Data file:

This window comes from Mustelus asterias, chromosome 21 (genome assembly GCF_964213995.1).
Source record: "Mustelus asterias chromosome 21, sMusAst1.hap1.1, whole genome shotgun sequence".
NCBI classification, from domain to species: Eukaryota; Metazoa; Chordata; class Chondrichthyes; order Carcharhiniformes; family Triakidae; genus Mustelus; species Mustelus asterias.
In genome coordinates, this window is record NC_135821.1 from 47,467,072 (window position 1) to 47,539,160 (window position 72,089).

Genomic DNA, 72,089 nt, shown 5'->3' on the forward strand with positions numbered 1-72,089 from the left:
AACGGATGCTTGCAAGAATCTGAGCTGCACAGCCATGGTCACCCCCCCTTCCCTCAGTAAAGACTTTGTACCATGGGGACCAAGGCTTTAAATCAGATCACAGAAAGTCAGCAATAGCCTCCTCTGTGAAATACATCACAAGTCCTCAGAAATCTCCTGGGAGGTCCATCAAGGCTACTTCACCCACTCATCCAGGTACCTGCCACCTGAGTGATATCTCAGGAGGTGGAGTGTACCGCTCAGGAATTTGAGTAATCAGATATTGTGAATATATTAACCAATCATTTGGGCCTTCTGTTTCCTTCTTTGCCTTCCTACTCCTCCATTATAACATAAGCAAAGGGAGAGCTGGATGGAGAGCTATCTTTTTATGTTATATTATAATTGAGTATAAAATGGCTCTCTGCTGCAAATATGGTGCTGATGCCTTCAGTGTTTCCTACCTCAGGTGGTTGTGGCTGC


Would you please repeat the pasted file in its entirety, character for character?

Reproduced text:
This window comes from Mustelus asterias, chromosome 21 (genome assembly GCF_964213995.1).
Source record: "Mustelus asterias chromosome 21, sMusAst1.hap1.1, whole genome shotgun sequence".
NCBI classification, from domain to species: Eukaryota; Metazoa; Chordata; class Chondrichthyes; order Carcharhiniformes; family Triakidae; genus Mustelus; species Mustelus asterias.
In genome coordinates, this window is record NC_135821.1 from 47,467,072 (window position 1) to 47,539,160 (window position 72,089).

Genomic DNA, 72,089 nt, shown 5'->3' on the forward strand with positions numbered 1-72,089 from the left:
AACGGATGCTTGCAAGAATCTGAGCTGCACAGCCATGGTCACCCCCCCTTCCCTCAGTAAAGACTTTGTACCATGGGGACCAAGGCTTTAAATCAGATCACAGAAAGTCAGCAATAGCCTCCTCTGTGAAATACATCACAAGTCCTCAGAAATCTCCTGGGAGGTCCATCAAGGCTACTTCACCCACTCATCCAGGTACCTGCCACCTGAGTGATATCTCAGGAGGTGGAGTGTACCGCTCAGGAATTTGAGTAATCAGATATTGTGAATATATTAACCAATCATTTGGGCCTTCTGTTTCCTTCTTTGCCTTCCTACTCCTCCATTATAACATAAGCAAAGGGAGAGCTGGATGGAGAGCTATCTTTTTATGTTATATTATAATTGAGTATAAAATGGCTCTCTGCTGCAAATATGGTGCTGATGCCTTCAGTGTTTCCTACCTCAGGTGGTTGTGGCTGC